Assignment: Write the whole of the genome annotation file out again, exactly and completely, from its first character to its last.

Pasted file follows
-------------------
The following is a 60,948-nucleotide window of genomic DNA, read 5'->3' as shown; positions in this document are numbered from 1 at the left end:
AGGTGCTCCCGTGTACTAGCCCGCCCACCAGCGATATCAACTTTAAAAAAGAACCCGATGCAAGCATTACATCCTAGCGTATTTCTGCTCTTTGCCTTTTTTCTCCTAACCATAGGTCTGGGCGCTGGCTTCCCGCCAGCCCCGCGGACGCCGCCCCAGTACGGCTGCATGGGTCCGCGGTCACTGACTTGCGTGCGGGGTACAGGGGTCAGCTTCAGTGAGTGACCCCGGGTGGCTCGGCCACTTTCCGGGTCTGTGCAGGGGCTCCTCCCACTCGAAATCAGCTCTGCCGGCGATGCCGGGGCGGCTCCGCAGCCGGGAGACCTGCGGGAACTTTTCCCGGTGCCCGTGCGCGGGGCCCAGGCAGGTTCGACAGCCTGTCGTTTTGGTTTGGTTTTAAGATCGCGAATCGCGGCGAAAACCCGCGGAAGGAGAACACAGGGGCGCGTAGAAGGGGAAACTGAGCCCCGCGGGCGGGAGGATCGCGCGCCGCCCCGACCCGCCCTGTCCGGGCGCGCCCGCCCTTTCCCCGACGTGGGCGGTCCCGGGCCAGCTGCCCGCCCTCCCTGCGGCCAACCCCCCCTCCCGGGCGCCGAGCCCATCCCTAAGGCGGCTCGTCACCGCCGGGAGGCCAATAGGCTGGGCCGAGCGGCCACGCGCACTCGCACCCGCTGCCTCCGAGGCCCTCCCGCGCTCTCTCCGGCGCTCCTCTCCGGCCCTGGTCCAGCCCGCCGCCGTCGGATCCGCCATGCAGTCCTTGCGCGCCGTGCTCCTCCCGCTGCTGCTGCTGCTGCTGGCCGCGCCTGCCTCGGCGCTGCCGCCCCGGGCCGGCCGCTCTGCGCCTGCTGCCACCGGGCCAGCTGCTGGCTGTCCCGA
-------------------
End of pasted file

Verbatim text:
The following is a 60,948-nucleotide window of genomic DNA, read 5'->3' as shown; positions in this document are numbered from 1 at the left end:
AGGTGCTCCCGTGTACTAGCCCGCCCACCAGCGATATCAACTTTAAAAAAGAACCCGATGCAAGCATTACATCCTAGCGTATTTCTGCTCTTTGCCTTTTTTCTCCTAACCATAGGTCTGGGCGCTGGCTTCCCGCCAGCCCCGCGGACGCCGCCCCAGTACGGCTGCATGGGTCCGCGGTCACTGACTTGCGTGCGGGGTACAGGGGTCAGCTTCAGTGAGTGACCCCGGGTGGCTCGGCCACTTTCCGGGTCTGTGCAGGGGCTCCTCCCACTCGAAATCAGCTCTGCCGGCGATGCCGGGGCGGCTCCGCAGCCGGGAGACCTGCGGGAACTTTTCCCGGTGCCCGTGCGCGGGGCCCAGGCAGGTTCGACAGCCTGTCGTTTTGGTTTGGTTTTAAGATCGCGAATCGCGGCGAAAACCCGCGGAAGGAGAACACAGGGGCGCGTAGAAGGGGAAACTGAGCCCCGCGGGCGGGAGGATCGCGCGCCGCCCCGACCCGCCCTGTCCGGGCGCGCCCGCCCTTTCCCCGACGTGGGCGGTCCCGGGCCAGCTGCCCGCCCTCCCTGCGGCCAACCCCCCCTCCCGGGCGCCGAGCCCATCCCTAAGGCGGCTCGTCACCGCCGGGAGGCCAATAGGCTGGGCCGAGCGGCCACGCGCACTCGCACCCGCTGCCTCCGAGGCCCTCCCGCGCTCTCTCCGGCGCTCCTCTCCGGCCCTGGTCCAGCCCGCCGCCGTCGGATCCGCCATGCAGTCCTTGCGCGCCGTGCTCCTCCCGCTGCTGCTGCTGCTGCTGGCCGCGCCTGCCTCGGCGCTGCCGCCCCGGGCCGGCCGCTCTGCGCCTGCTGCCACCGGGCCAGCTGCTGGCTGTCCCGA